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Sandie Okoro concluded the Annual Meeting program for Friday, April 14 with her stirring keynote address, “Seen and Not Heard”. This report summarizes the keynote which is now online.
Sandie Okoro has been Senior Vice President and General Counsel of the World Bank Group since February 2017. She grew up in Balham, London, as the child of a teacher from Nigeria and a nurse from Trinidad. After university, she qualified as a barrister, then re-qualified as a solicitor and joined Schroders, rising to head of legal counsel; she then moved to Barings as its global general counsel, and after seven years, became global general counsel at HSBC Global Asset Management. She was awarded an honorary doctorate in law by the City University of London in 2014.
Okoro’s keynote focused on gender-based violence: a scourge that, she said, has taken the lives of over 200 million women worldwide, costs the world $1.5 trillion per year, and destroys the lives of millions of women and their families. The world would be a different place if these women had not been lost. She wove together her own life story, her encounters with women victims of gender-based violence, and the stories of three women who used the law to be seen and to be heard.
Hadijatou Mani Koraou was sold into slavery for $695 as a 12-year-old girl in Niger. Under the custom of wahiya, she became a servant and concubine. She was raped and beaten by her master Naroua for nine years. In 2003, Niger abolished slavery and in 2005, Naroua freed her but would not let her go, claiming that she was his wife. She escaped and went to court to get her rights of freedom recognized; the court found she was never legally married and was free to start her life over. Naroua appealed, and the appeal court reversed; the Supreme Court of Niger quashed the appellate decision, and the appeal court on remand found that she had a right to divorce. Meanwhile, she had married a man of her own choice, and in response to a complaint by Naroua, the criminal court had sentenced her to imprisonment for bigamy; she had appealed, and filed charges against Naroua for slavery; and the appeal court had released her from prison. Hadijatou then invoked international law at the ECOWAS Court of Justice, arguing that the government of Niger had failed to protect her rights.
The ECOWAS Court’s decision found that Niger had become responsible for every form of human rights violation against Hadijatou, because of the tolerance, passivity and inaction of the judicial authorities in failing to take positive action against Naroua’s enslavement of Hadijatou. However the Court found her imprisonment was not arbitrary because it was part of a judicial process. The Court awarded her 10 million CFA francs.
Maria da Penha was a pharmacist in Brazil. In 1983, her husband tried to kill her twice: he shot and paralyzed her and then he tried to electrocute her in the bath. She filed for separation. The prosecutors brought charges against him, but he was not sentenced until 1991; he appealed and for 19 years he did not go to jail. She was seen in a wheelchair but not heard. She brought a complaint to the Inter-American Commission of Human Rights against Brazil for perpetrating violence. The IACHR’s landmark ruling in 2000 found that Brazil had failed to protect Maria da Penha’s rights, and that this was a pattern of ineffective actions by Brazil against domestic violence against women, involving a failure to fulfill Brazil’s obligation to prevent violence against women. In 2002, Maria’s ex-husband was finally arrested, but he only served two years. Finally, Brazil enacted in August 2006 the Law Maria da Penha—one of the best laws against domestic violence in the world. Maria da Penha is now 72, and a women’s rights activist.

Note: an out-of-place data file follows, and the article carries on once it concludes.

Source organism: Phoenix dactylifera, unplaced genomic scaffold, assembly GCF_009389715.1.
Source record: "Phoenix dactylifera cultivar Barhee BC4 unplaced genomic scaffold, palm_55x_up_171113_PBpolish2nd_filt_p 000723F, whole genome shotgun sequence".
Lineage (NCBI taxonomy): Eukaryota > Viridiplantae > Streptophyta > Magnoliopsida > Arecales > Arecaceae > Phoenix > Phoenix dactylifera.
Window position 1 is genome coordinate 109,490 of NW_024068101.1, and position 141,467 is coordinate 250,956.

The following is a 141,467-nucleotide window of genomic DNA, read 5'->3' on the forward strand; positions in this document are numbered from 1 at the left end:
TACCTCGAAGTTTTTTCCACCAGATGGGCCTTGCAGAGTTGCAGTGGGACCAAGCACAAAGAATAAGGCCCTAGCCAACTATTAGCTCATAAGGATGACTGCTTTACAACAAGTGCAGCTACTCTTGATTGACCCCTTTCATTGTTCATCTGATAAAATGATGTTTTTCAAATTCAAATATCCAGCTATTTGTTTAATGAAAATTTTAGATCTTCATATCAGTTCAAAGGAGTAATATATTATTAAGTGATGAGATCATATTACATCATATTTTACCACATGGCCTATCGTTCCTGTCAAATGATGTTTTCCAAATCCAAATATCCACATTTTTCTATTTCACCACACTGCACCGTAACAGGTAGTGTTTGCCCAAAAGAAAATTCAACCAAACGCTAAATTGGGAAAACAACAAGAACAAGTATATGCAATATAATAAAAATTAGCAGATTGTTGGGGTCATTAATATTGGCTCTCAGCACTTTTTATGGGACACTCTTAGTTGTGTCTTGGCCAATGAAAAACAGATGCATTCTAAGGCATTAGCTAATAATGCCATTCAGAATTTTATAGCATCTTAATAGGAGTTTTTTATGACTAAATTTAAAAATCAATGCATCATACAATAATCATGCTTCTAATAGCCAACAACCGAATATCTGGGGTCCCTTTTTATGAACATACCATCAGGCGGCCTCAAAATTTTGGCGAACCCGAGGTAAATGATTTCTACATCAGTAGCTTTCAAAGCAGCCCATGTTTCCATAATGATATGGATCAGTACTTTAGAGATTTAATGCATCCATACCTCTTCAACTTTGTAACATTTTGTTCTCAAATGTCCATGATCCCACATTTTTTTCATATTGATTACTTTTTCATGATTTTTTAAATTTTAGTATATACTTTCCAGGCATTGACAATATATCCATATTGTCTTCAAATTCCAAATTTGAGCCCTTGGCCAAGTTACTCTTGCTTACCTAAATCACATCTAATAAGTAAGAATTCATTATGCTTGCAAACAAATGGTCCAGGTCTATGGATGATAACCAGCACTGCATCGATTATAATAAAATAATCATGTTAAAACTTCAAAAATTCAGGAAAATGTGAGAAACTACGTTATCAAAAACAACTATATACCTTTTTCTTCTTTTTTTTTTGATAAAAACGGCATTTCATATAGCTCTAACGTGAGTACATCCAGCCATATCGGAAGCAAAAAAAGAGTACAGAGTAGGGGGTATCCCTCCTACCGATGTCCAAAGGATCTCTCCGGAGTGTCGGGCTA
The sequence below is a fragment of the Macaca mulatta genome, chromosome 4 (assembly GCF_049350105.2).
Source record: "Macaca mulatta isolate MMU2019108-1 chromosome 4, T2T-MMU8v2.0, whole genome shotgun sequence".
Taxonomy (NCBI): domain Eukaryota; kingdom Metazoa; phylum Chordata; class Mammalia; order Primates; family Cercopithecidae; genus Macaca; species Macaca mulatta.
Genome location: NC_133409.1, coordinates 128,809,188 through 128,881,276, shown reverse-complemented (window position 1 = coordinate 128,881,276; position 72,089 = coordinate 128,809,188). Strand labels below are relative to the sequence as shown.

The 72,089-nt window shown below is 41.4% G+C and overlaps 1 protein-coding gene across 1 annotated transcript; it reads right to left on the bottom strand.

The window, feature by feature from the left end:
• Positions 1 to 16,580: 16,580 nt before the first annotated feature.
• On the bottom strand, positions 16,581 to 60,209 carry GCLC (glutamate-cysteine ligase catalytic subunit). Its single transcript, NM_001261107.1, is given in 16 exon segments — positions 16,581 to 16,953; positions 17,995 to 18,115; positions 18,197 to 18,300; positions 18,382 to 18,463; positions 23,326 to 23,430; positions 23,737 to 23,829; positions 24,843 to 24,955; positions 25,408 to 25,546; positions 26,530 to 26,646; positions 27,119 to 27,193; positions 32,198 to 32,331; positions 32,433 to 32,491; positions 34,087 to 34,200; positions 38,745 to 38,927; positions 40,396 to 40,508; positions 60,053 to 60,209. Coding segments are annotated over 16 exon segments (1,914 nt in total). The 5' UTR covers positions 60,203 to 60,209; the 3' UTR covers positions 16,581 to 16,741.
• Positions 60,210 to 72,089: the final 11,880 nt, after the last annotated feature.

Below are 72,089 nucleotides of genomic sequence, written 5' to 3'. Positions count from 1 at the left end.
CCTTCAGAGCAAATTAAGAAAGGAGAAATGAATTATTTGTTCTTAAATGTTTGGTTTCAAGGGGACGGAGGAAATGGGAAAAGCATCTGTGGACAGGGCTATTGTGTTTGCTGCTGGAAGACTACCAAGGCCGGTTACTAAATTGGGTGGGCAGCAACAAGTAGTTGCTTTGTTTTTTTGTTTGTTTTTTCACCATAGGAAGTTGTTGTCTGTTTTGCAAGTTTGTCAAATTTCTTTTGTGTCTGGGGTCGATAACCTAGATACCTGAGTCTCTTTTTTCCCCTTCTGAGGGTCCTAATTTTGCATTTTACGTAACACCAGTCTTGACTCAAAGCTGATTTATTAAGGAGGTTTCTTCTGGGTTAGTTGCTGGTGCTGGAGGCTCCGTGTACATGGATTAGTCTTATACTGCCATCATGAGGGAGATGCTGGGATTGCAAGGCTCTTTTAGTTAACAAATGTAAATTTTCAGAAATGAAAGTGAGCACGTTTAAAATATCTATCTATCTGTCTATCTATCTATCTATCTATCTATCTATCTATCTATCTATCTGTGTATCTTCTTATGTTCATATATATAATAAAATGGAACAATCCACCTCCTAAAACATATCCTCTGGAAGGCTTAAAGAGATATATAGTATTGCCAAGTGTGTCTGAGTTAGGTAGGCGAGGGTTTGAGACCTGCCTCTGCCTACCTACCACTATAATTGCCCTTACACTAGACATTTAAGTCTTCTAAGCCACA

Nahide Opuz was married to a man who repeatedly threatened her, beat her and her mother, stabbed her, and tried to run her and her mother down with a car. When they asked the police to protect them, the police treated this as domestic violence and did almost nothing. Finally, Nahide’s husband shot and killed her mother. He was convicted and sentenced to life imprisonment, but the court released him after a short stay in prison. When he was released, he again threatened to pursue and kill Nahide. She brought a complaint to the European Court of Human Rights. In a landmark judgment, the ECHR found that State failure – even if unintentional – to protect women against domestic violence violates women’s right to equal protection under the law. They found that the general judicial passivity in Turkey toward domestic violence created a climate conducive to domestic violence, and that the violence suffered by Nahide and her mother was gender-based and a form of discrimination.
Okoro urged efforts to use the law, change the culture and change the implementation of law that aids gender-based violence. She pointed out that economic empowerment is also important to prevent gender-based violence. While she had personally been lucky enough not to face these challenges, gender-based violence or the threat of it still affects women everywhere and limits their choices. She closed with a quotation from Martin Luther King’s Letter from Birmingham Jail: “Injustice anywhere is a threat to justice everywhere.” The audience gave a standing ovation.
Amy Porges practices international trade law in Washington, DC.